• Why does it take a formal request from a government agency to get Apple (and AT&T) to explain what the rules are to get on the wireless Internet?
    Opening the iPhone would make educational apps much easier to publish. Apple's monopoly means e-text-book readers and classroom use of hand held computers (which is what the iPhone and iPod reall are) have to pay a toll to Apple. Right now, Apple's approval system is cloaked in mystery. Developers have no way to market their products without 'official' approval. Opening up the iPhone and by extension opening up wireless networks around the country will drive down high prices and bring connectivity to more inexpensive computing devices. I hope this FCC investigation is the domino that kicks open the door to the clouds of connectivity that are already out there!
Mark Fox

FreeAppAlert - Free iPhone apps that were paid iPhone apps yesterday - 0 views

    Paid iPhone Apps that just became free
Kathleen N

iWebKit - Make a quality iPhone Website or Webapp - 0 views

    design a website optimized for the iPhone
Ruth Howard

ipodclassroom - home - 2 views

    Well organised campaign...lots of ideas re itouch ipods in classroom/school admin/student/parent/world
Dennis OConnor

Appy FaceFighter - 0 views

  • Fight ANYONE ... ANY PLACE ... at ANY TIME with FaceFighter! FaceFighter is the fighting game where YOUR FRIENDS are your foes! FaceFighter bouts are as simple as a three-punch boxing combo: Get a picture. Drop your foe's face on top of a body. FIGHT!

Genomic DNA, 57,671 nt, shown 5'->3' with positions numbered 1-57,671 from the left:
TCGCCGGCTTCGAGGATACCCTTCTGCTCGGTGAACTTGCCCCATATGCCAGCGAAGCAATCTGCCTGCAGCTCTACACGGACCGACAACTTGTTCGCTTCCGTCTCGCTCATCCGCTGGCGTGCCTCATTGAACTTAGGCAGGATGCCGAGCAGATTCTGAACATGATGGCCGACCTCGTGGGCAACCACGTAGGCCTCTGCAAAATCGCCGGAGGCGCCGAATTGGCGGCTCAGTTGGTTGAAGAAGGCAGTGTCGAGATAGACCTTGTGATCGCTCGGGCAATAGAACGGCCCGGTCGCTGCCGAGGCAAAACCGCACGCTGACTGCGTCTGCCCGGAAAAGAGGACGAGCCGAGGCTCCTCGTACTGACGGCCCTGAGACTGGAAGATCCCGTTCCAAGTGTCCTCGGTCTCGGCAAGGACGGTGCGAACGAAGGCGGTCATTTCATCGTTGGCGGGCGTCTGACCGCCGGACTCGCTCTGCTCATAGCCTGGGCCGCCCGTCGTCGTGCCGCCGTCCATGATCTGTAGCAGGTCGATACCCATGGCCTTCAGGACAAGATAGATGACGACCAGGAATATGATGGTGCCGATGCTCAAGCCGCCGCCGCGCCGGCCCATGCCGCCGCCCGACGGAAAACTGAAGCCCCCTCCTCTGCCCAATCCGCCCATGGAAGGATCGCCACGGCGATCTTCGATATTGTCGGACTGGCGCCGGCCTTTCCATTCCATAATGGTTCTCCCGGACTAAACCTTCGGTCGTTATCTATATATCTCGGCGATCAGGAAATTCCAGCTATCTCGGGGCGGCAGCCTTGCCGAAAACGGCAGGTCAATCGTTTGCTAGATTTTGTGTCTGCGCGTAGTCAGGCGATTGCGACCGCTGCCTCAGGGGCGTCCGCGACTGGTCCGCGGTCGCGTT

A great way for kids to fool around with digital photography
Kathleen N

Email 'n Walk - Compose Emails While On The Move | Apple iPhone Apps - 0 views

    fun and clever!
Samantha Morra

Top 50 iPhone Apps for Educators | OEDb - 0 views

    Great list of iPhone apps for educators.
J Black

Amazon Kindle for iPhone & iPod Touch « THE FIRE WIRE - 0 views

  • Even if you could never justify spending $360 on a Kindle, you can still partake in the mobile eBook revolution. Amazon Kindle for iPhone & iPod Touch (Free) is a new app that lets you buy and download Kindle books and read them on the go — without buying the Kindle 2. In addition to having access to more than 240,000 books, the app lets you adjust text size, add bookmarks, and get free samples. If you already have a Kindle, the app’s Whispersync technology saves and synchronizes your bookmarks across your Kindle and your iPhone.
Dennis OConnor

Appy Entertainment - Welcome - 0 views

    I think iPhone applications will be the next frontier for e-learning. While I imagine inexpensive textbooks and access to course management systems, the market is driven by games. I suspect this will be a big year for phone games (and who knows, we may learn a little bit too!
‹ Previous 21 - 40 of 40
Showing 20 items per page